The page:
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Soviet Psychoprisons by Harvey Fireside.

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Title: Soviet Psychoprisons.
Author: Harvey Fireside.
Genre: Non-fiction, psychiatry, psychology, politics, political dissent.
Country: U.S.
Language: English.
Publication Date: January 1, 1979.
Summary: Psychiatry was widely used as a weapon against political dissent in the USSR. The dark truth of wrongful internment, forceful druggings, and brain-washing has been kept carefully classified. This is an account of the dissidents’ struggle to expose psychiatric abuse and condemn the political abuse of psychiatry in the USSR. Fireside describes the activity of activists like Vladimir Bukovsky, Semyon Gluzman, and Alexander Podrabinek, and also compiles important and otherwise hard-to-come-by documents, including A Manual on Psychiatry for Dissidents, which Bukovsky and Gluzman wrote in a labor camp.

My rating: 7.5/10


♥ Subsequently, a report by Zhores to Sakharov's Committee for the Defense of Human Rights in the USSR went on to list among the symptoms of mental illness cited in Soviet practice such choice characterizations as "a persistent mania for truth-seeking," "wears a beard," "is inclined to fruitless philosophizing," "considers the entry of Soviet troops into Czechoslovakia an act of aggression," "his subsequent scholarly works are less important than his earlier ones," and "shouted that he would fight for democracy and truth." A note explains that even the absence of such "symptoms" is no safeguard to a Soviet citizen accused of political crimes, since a lecturer at the Institute for the Advanced Training of Physicians asserted, "It is no secret that schizophrenia sometimes occurs without any symptoms."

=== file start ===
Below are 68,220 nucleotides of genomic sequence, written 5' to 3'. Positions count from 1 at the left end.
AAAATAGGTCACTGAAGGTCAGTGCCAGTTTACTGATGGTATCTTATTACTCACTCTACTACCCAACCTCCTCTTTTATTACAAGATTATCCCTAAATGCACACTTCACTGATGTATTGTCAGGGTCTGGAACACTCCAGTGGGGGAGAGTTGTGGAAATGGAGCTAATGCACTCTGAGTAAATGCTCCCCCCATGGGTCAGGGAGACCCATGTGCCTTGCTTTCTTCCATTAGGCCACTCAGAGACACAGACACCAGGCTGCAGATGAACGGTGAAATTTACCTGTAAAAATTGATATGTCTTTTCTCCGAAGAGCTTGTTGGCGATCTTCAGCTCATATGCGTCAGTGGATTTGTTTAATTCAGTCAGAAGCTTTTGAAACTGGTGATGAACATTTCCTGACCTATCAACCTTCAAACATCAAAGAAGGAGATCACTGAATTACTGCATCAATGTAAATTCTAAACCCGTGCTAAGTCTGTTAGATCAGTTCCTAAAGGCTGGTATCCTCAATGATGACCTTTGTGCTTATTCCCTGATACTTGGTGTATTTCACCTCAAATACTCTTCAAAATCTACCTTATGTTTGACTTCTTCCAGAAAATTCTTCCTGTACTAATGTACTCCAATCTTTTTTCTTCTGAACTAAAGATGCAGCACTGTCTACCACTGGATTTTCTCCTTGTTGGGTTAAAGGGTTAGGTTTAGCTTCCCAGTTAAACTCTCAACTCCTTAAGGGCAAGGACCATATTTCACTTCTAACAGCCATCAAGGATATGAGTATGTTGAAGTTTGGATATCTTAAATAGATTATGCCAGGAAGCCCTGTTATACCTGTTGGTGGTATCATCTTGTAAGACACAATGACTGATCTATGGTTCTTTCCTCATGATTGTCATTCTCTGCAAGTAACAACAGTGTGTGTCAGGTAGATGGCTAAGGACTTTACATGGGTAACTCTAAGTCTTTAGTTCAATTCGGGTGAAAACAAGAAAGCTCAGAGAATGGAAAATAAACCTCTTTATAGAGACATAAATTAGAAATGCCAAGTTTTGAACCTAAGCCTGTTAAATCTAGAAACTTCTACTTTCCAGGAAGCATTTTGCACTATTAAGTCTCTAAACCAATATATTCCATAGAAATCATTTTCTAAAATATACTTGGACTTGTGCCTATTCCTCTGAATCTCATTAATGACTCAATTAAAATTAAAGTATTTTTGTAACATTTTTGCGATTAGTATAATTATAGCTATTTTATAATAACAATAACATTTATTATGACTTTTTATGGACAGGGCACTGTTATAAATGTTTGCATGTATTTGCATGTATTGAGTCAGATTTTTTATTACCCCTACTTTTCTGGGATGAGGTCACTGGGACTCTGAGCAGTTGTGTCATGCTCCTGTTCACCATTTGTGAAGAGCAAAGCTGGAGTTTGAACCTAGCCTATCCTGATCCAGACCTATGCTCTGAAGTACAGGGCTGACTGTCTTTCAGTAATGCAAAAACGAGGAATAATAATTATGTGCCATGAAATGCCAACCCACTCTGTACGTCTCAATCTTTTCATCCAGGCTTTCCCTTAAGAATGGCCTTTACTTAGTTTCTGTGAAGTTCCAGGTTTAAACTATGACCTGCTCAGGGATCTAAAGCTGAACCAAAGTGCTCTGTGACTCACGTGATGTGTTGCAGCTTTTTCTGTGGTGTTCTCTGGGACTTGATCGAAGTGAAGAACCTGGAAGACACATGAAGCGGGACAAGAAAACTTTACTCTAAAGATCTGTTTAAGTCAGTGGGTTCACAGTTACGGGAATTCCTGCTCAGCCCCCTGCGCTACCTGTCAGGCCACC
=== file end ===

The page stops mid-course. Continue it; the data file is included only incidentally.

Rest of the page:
--

♥ Hitler had his gas chambers. People didn't believe it. They believed only when Hitler was no more. Stalin had his death camps. No one believed it, because their hearing had been so lulled by the slogans: "All men are brothers," "To the bright future of all mankind," etc. And if timid moans from the vast region of Siberia (and not only Siberia) did manage to get through, they were answered by the authoritative government refutation against "slander" and "anti-Soviet agitation." But believe we did when Stalin died, and Khrushchev, for opportunistic reasons, "lifted the edge of the bloody mat," in Solzhenitsyn's words.

I am told: No one will believe this. This can't be proven. They don't believe now that healthy people are crippled in crazy houses for dissident thinking, that physical torture is used under cover of "white robes." Man doesn't want to believe in evil, in very great evil. It tries one's conscience. It forces one to think: If this is true, why do I remain on the side, why don't I interfere? It means that I am a coward, I am dishonorable.

It is easier not to believe.

~~From Memoirs by Mikhail Kukobaka (as compiled by Aleksandr Podrabinek and Viktor Nekipelov in The Silent Asylum).
Tags: 1970s - non-fiction, 20th century - non-fiction, 3rd-person narrative non-fiction, american - non-fiction, foreign non-fiction, non-fiction, political dissent, politics, psychiatry, psychology, russian in fiction, russian in non-fictiion, soviet russian in non-fiction, totalitarian regimes
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